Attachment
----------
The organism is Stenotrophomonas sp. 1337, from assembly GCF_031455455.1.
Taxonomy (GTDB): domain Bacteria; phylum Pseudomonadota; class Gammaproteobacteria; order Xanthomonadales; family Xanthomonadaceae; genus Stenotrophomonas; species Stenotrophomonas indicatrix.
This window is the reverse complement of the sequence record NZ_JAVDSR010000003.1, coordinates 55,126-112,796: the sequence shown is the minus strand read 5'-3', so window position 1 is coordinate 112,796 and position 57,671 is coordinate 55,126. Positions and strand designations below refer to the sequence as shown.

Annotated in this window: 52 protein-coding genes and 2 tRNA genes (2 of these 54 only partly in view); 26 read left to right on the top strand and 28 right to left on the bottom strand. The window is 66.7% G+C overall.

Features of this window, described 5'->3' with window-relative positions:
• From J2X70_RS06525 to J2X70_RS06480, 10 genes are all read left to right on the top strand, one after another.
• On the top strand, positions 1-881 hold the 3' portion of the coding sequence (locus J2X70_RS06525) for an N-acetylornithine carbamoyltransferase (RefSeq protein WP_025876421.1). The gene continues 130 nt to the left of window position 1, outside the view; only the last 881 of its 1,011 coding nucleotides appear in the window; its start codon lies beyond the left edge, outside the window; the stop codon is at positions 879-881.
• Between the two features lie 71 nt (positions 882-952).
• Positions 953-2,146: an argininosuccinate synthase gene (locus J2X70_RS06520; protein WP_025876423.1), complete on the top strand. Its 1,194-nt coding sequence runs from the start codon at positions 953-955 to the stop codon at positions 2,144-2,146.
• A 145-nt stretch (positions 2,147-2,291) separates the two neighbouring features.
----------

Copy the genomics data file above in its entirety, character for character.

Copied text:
The organism is Stenotrophomonas sp. 1337, from assembly GCF_031455455.1.
Taxonomy (GTDB): domain Bacteria; phylum Pseudomonadota; class Gammaproteobacteria; order Xanthomonadales; family Xanthomonadaceae; genus Stenotrophomonas; species Stenotrophomonas indicatrix.
This window is the reverse complement of the sequence record NZ_JAVDSR010000003.1, coordinates 55,126-112,796: the sequence shown is the minus strand read 5'-3', so window position 1 is coordinate 112,796 and position 57,671 is coordinate 55,126. Positions and strand designations below refer to the sequence as shown.

Annotated in this window: 52 protein-coding genes and 2 tRNA genes (2 of these 54 only partly in view); 26 read left to right on the top strand and 28 right to left on the bottom strand. The window is 66.7% G+C overall.

Features of this window, described 5'->3' with window-relative positions:
• From J2X70_RS06525 to J2X70_RS06480, 10 genes are all read left to right on the top strand, one after another.
• On the top strand, positions 1-881 hold the 3' portion of the coding sequence (locus J2X70_RS06525) for an N-acetylornithine carbamoyltransferase (RefSeq protein WP_025876421.1). The gene continues 130 nt to the left of window position 1, outside the view; only the last 881 of its 1,011 coding nucleotides appear in the window; its start codon lies beyond the left edge, outside the window; the stop codon is at positions 879-881.
• Between the two features lie 71 nt (positions 882-952).
• Positions 953-2,146: an argininosuccinate synthase gene (locus J2X70_RS06520; protein WP_025876423.1), complete on the top strand. Its 1,194-nt coding sequence runs from the start codon at positions 953-955 to the stop codon at positions 2,144-2,146.
• A 145-nt stretch (positions 2,147-2,291) separates the two neighbouring features.